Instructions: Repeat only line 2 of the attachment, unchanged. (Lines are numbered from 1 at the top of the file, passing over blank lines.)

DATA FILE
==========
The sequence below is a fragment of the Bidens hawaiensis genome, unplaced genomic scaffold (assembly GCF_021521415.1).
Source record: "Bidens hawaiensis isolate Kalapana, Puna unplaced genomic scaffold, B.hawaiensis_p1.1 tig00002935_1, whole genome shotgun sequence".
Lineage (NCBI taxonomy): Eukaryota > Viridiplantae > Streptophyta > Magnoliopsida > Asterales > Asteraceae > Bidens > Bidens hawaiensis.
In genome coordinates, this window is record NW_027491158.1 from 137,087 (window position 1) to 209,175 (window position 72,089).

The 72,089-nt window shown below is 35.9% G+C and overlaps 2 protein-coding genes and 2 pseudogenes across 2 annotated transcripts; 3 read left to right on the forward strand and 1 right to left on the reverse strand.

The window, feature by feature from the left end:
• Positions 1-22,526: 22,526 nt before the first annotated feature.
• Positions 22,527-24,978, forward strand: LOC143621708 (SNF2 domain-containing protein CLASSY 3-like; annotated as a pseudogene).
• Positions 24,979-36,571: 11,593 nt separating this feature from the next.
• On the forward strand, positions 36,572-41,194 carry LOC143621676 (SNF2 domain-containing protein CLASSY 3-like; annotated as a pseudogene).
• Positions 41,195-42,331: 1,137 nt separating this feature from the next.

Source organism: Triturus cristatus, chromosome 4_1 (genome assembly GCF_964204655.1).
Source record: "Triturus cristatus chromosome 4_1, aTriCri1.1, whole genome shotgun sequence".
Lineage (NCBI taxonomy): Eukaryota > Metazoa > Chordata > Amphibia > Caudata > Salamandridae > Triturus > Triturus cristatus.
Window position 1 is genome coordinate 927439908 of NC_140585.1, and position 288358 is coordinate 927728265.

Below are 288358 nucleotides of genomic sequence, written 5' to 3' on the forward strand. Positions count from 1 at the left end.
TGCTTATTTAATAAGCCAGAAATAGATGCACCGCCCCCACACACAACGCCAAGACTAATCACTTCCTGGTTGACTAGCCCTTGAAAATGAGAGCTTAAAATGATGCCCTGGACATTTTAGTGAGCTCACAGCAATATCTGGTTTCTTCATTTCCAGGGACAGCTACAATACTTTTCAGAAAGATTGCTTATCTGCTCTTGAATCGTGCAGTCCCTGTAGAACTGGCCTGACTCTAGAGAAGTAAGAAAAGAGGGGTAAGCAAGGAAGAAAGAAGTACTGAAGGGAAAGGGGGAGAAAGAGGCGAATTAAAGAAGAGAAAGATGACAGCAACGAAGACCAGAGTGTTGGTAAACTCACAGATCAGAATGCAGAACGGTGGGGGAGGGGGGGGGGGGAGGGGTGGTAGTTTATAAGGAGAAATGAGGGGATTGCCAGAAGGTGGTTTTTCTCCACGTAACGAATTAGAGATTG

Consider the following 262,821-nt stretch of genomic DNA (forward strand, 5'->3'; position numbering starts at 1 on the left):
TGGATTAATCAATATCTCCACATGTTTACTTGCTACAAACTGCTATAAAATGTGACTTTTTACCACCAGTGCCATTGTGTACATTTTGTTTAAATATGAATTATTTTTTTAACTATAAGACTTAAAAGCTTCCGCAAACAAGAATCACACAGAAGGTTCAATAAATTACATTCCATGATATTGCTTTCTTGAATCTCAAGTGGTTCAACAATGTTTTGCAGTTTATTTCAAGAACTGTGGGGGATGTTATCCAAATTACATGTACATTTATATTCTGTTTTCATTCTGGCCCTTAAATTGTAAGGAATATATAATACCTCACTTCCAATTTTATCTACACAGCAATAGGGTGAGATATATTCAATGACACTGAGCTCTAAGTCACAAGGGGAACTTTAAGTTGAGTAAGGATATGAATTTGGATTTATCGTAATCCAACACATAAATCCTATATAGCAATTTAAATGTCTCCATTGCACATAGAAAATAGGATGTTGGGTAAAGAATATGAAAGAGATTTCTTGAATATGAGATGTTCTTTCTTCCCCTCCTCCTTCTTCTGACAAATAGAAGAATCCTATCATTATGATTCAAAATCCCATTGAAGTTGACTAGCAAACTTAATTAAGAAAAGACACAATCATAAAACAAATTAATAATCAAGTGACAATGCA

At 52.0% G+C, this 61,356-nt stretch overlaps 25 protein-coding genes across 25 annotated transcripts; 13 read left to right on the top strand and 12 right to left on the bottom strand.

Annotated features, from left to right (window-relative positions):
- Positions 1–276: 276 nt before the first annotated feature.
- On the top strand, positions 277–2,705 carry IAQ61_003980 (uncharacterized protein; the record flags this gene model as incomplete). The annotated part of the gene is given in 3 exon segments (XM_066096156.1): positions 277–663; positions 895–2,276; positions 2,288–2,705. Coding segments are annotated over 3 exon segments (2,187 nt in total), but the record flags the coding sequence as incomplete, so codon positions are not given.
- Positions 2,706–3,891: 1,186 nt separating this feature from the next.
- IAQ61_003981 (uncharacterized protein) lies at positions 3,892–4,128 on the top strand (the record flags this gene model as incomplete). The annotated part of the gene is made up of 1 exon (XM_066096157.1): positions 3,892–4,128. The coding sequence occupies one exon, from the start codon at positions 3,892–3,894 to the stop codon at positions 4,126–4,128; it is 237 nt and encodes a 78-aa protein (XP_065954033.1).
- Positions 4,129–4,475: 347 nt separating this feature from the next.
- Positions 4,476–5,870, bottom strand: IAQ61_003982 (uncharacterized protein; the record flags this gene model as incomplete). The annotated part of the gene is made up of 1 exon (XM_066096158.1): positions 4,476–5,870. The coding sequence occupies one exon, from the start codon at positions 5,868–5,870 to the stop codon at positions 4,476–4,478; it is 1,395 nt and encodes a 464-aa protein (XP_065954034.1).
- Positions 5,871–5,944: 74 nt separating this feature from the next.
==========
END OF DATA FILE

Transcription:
Source record: "Bidens hawaiensis isolate Kalapana, Puna unplaced genomic scaffold, B.hawaiensis_p1.1 tig00002935_1, whole genome shotgun sequence".